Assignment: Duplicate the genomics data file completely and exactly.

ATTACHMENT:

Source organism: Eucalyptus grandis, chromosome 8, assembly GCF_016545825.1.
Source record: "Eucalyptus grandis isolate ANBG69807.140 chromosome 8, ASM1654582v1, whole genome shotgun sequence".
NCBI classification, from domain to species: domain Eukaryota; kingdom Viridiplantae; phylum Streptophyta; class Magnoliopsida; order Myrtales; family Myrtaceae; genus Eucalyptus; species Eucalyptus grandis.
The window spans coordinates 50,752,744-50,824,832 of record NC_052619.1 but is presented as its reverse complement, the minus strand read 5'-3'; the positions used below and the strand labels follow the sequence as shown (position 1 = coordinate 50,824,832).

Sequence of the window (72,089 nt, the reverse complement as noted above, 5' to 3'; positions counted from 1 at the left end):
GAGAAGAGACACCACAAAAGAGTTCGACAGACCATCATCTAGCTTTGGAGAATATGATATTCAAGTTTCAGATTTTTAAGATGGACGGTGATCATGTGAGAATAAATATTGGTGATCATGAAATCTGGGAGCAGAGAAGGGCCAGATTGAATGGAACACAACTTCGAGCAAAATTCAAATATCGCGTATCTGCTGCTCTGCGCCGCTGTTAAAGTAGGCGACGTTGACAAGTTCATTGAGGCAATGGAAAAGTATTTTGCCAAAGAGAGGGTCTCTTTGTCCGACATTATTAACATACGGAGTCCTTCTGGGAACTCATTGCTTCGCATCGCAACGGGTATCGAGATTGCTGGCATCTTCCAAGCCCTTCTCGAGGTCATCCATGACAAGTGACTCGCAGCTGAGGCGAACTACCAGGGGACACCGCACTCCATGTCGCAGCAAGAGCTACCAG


Source organism: Eucalyptus grandis, chromosome 8, assembly GCF_016545825.1.
Source record: "Eucalyptus grandis isolate ANBG69807.140 chromosome 8, ASM1654582v1, whole genome shotgun sequence".
NCBI classification, from domain to species: domain Eukaryota; kingdom Viridiplantae; phylum Streptophyta; class Magnoliopsida; order Myrtales; family Myrtaceae; genus Eucalyptus; species Eucalyptus grandis.
The window spans coordinates 50,752,744-50,824,832 of record NC_052619.1 but is presented as its reverse complement, the minus strand read 5'-3'; the positions used below and the strand labels follow the sequence as shown (position 1 = coordinate 50,824,832).

Sequence of the window (72,089 nt, the reverse complement as noted above, 5' to 3'; positions counted from 1 at the left end):
GAGAAGAGACACCACAAAAGAGTTCGACAGACCATCATCTAGCTTTGGAGAATATGATATTCAAGTTTCAGATTTTTAAGATGGACGGTGATCATGTGAGAATAAATATTGGTGATCATGAAATCTGGGAGCAGAGAAGGGCCAGATTGAATGGAACACAACTTCGAGCAAAATTCAAATATCGCGTATCTGCTGCTCTGCGCCGCTGTTAAAGTAGGCGACGTTGACAAGTTCATTGAGGCAATGGAAAAGTATTTTGCCAAAGAGAGGGTCTCTTTGTCCGACATTATTAACATACGGAGTCCTTCTGGGAACTCATTGCTTCGCATCGCAACGGGTATCGAGATTGCTGGCATCTTCCAAGCCCTTCTCGAGGTCATCCATGACAAGTGACTCGCAGCTGAGGCGAACTACCAGGGGACACCGCACTCCATGTCGCAGCAAGAGCTACCAG